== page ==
CULTURE

Baba Marta, stories and legends behind the tradition

March is one of the most spectacular months to live in Bulgaria. Spring is coming. Trees are in blossom. Everyone exchanges good wishes and red-and-white threads. But when a foreigner comes to Bulgaria in March, they might feel a bit overwhelmed by all the traditions around.

Baba Marta (Grandma March)

In the Bulgarian collective memory, March is female, old, and it (or rather, she) brings small presents. She has a name, too – Baba Marta (Grandma March). Every toddler knows that Baba Marta is a charming old lady who chases away the cold and grumpy February. She invites the sun, the flowers, and the birds for a new season of bustling life. The colors of the month are red and white, symbolizing passion and purity. During the weeks preceding March 1st, the streets are packed with hundreds of stalls selling all kind of martenitsa.

In folklore Baba Marta is presented as the wife or sister of Big Sechko (January) and Little Sechko (February). She is constantly unhappy with them; in different tales they drink her wine or do different mischiefs. She gets really angry and as a result the weather breaks.

One of the most popular tales tells us about an old lady, who took her goats out in the mountain. It was the end of March, the very last days of the month.  The old lady was counting on Baba Marta for blessing her with good weather – she is as ancient as I am, the old lady thought to herself, she will have mercy. Baba Marta did anything but. She got so mad, asked her brother April to land her a few days and got them. These days are what we call “borrowed days”.

Baba Marta set free all the blizzards and snowstorms and the old lady and her goats were frozen. They then became  a pile of stones, from which healing water started running. Yet, the 1st of March, the Baba Marta holiday, symbolizes the spring and brings us wishes for health and abundance in the beginning of the new cycle of life in nature. The tradition is linked with ancient pagan history of the Balkan Peninsula, committed to agricultural cults.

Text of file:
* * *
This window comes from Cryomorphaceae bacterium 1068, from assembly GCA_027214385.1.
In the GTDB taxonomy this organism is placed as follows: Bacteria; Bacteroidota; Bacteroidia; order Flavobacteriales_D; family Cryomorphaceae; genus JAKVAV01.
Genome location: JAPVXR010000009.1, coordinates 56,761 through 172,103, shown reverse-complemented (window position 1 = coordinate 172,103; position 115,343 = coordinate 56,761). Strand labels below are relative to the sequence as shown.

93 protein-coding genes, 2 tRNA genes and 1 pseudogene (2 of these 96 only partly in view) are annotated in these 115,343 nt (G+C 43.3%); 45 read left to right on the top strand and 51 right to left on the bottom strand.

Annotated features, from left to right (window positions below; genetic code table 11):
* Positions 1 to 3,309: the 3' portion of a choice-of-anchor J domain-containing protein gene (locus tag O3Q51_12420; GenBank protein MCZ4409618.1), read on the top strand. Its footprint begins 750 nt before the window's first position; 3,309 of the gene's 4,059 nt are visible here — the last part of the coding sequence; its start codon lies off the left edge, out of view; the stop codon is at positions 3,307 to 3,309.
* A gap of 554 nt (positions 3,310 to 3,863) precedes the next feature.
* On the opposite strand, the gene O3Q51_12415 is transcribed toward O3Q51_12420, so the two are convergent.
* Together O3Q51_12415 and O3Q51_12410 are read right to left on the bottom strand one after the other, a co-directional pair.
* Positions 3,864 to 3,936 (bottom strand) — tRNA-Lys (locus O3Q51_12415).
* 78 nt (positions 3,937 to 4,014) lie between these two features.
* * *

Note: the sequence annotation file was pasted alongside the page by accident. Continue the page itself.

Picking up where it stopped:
The story of Khan Kubrat

Another legend recalls the story of Khan Kubrat, the Bulgar ruler credited with founding the first kingdom of Bulgaria. As he neared the end of his life, he asked his five sons to keep all of the Bulgar tribes together to maintain the country. But soon after his death, the country was invaded by the Khazars, a Turkish people from a neighboring region.

In the story, the Khazars kidnapped Kubrat’s daughter Houba. Bayan, one of Kubrat’s sons, joined with the Khazars so he could stay with his sister. Another son, Kotrag, moved north, and the remaining three, Asparukh, Kouber and Altsek, went south to stay away from the Khazars.

The latter three arranged that if they found a safe place to settle, they would send a bird to Bayan and Houba with a white thread tied to its leg. Soon, the bird came to the brother and sister, and they tried to plan an escape, but the Khazars found out and followed them.

Bayan and Houba didn’t realize that the Khazar soldiers were so close. As they were about to release the bird to return the signal to the other siblings, Bayan was wounded by a Khazar arrow. Dripping blood onto the white thread (red and white), Bayan still was able to release the bird and they eventually found their brothers. Asparukh gave his soldiers torn pieces of Bayan’s bloodstained clothes in small strips to honor his wounded brother.

Same siblings, different story

Yet another story involves the same siblings, but in a different setting. This one centers around Khan Asparukh, founder of the First Bulgarian Empire and the brother who honored Bayan in the previous story. According to this account, Asparukh, leader of about 50,000 Bulgars, finally reached land on the other side of the Danube and decided to settle there.

Being content with the new land, he went to offer the pagan god, Tangra, a gift to bless the new kingdom. Early Bulgar tradition had it where a sacrificial fire must be lit with a sprig of dill, but none was around. Soon, a falcon perched on Asparukh’s shoulder which had that needed sprig of dill tied to its leg, along with a white woolen thread which was half tinged red. It seems that Asparukh’s sister Houba sent it, having had a dream of his dilemma.

During the flight to Asparukh, the falcon’s wing was rubbed sore and soaked part of the thread in blood. Asparukh attached the thread onto his clothing in remembrance.

Why do Bulgarians give martenitsa to each other?

Martenitsa is a yarn thread in white and red that Bulgarians give to their loved ones on March 1st. A martenitsa is usually tied around the wrist or pinned as a brooch on the jacket. The funniest martenitsas are for the children, of course. They may have tiny toys attached to the thread. Martenitsa is always given as a gift. Don’t buy one for yourself – wait for someone to give it to you.

Bulgarians believe that the ritual will provide them a year full of happiness and good fortune. Sometimes they make a wish while the martenitsa is being tied around their hand. According to the tradition, you cannot throw away your martenitsa until you see a stork or a sparrow. These two bird species spend the winter in Africa and fly back to Bulgaria in mid-March. Another option is to tie it up to a tree in blossom.

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